Kenyan protesters call for national strike on June 25

AP , AFP , Friday 21 Jun 2024

Kenyan protesters called Friday for a national strike on June 25 to oppose proposed tax hikes, following this week's mass demonstrations led by mostly young people across the country.

A protester throws back a tear gas canister at Kenyan anti-riot police officers during a demonstration against tax hikes as Members of the Parliament continue to debate the Finance Bill 2024 in downtown Nairobi on June, 2024. AFP


"Tuesday 25th June: #OccupyParliament and Total Shutdown Kenya. A national strike," read a poster shared widely online by protesters, adding that "Gen Z are granting all hard working Kenyans a day off. Parents keep your children at home in solidarity."

Thousands of mostly young people demonstrated Thursday in Kenya’s capital and across the country against new tax proposals by the administration of President William Ruto in its annual budget legislation.

The protests brought Nairobi’s central business district to a standstill as horse-riding riot police threw tear-gas cannisters and opened water cannons on demonstrators who advanced towards parliament buildings, where lawmakers debated the finance bill.

The protesters, who began their demonstrations in a first round on Tuesday, are demanding that lawmakers vote against the legislation, which is expected to be burdensome for salaried Kenyans, entrepreneurs and consumers. They say Ruto has gone back on his pledge to reduce taxes and lower the cost of living.

The new taxes would include a 2.75% levy on income for the national medical insurance plan, as well as increased taxes on vegetable oil and fuel, which would increase the cost of production and trickle down to the consumer.

Proposals to introduce a 16% value-added tax on bread and a new annual tax on motor vehicles were removed from the legislation Tuesday after a meeting between Ruto and ruling party members.

But those who demonstrated Thursday said the amendments did not go far enough and that they want legislators to totally reject the budget legislation.

“Our parents have been taxed dry, yet there’s no development to show for it. We reject any additional taxes and will stay on the streets for as long as it takes,” Ashley Mwai said.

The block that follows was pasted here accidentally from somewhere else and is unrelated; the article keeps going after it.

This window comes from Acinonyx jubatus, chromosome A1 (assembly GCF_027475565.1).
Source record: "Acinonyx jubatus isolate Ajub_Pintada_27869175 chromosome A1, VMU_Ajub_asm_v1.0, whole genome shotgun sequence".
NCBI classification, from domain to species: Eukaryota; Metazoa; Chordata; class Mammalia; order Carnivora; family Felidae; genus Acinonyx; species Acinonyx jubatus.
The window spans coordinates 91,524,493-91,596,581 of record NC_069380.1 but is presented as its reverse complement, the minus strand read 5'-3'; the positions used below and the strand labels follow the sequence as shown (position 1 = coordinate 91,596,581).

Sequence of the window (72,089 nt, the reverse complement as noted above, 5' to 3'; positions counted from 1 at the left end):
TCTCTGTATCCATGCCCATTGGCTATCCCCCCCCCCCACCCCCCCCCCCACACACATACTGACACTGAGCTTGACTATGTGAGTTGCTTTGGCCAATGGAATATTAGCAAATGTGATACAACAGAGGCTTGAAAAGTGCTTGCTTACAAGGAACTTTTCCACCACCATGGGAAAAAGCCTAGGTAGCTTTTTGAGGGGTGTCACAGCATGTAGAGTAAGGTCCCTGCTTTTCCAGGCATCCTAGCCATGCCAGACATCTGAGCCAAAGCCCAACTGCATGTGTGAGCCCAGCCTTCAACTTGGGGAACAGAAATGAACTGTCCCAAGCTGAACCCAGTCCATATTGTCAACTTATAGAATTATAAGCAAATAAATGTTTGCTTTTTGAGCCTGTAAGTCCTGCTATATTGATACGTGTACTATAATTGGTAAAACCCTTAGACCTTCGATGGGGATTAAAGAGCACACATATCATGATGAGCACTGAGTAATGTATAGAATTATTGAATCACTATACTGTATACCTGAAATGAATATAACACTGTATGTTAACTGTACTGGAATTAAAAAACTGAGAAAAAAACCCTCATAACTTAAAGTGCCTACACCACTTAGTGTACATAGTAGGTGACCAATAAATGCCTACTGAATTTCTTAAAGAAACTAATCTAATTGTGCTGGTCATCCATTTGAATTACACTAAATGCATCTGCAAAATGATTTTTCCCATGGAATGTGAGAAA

The 19-year-old who has never voted said the new taxes have made her get involved in politics for the first time for the sake of her parents who do not have the energy to join protests.

“As much as I’m not earning an income yet, additional taxes will increase the prices of food and transport, making life unbearable for us young people,” Mwai said.

Businessman Walter Mwangi, 34, said he’s struggling to earn a living because taxes are already crippling his consultancy business. "We are sick and tired,” Mwangi said.

Lawmakers were debating and voting Thursday on the legislation in its second reading. It is due for its third and final reading next week. Meanwhile, demonstrators tried to breach a security cordon to access parliament buildings, carrying anti-government placards and chanting against Ruto.

The president was attending a university event in the southeastern town of Garissa where anti-government protesters lined the street leading to the event venue.

Ruto said earlier in the week that the protests were a constitutional right, but that government institutions must carry out their mandate.

“We are a democratic country. Those who want to demonstrate it is their right, no problem. But decisions have to be made by institutions," Ruto said Wednesday.


Probe into police conduct

An investigation began Friday in Kenya into police conduct during protests, according to the country's police watchdog.

The chairperson of Kenya's Independent Policing Oversight Authority, Anne Makori, lauded protesters for demonstrating peacefully and urged police to exercise restraint while noting the killing of a protester and injuries sustained by demonstrators and police officers.

The mother of the young man who was shot and killed during the protests told journalists her son was coming from work when tear gas was hurled in his direction and police fired at fleeing protesters.

Gillian Munyao said her 29-year-old son, Rex, was with some friends when he fell after being hit in his left leg.

“His friend noticed he had fallen and went to check on him only to find him bleeding heavily. He asked a passerby to help them and police who were walking towards them declined to help them,” she told journalists outside City Mortuary, where her son’s body is lying.

The Kenya Red Cross Society said Thursday that 39 people were injured, 8 of them being in critical condition.

A joint statement by the Law Society of Kenya, Kenya Medical Association, Defenders Coalition, Independent Medical Legal Unit and Amnesty International said that at least 200 people were injured during the protests.

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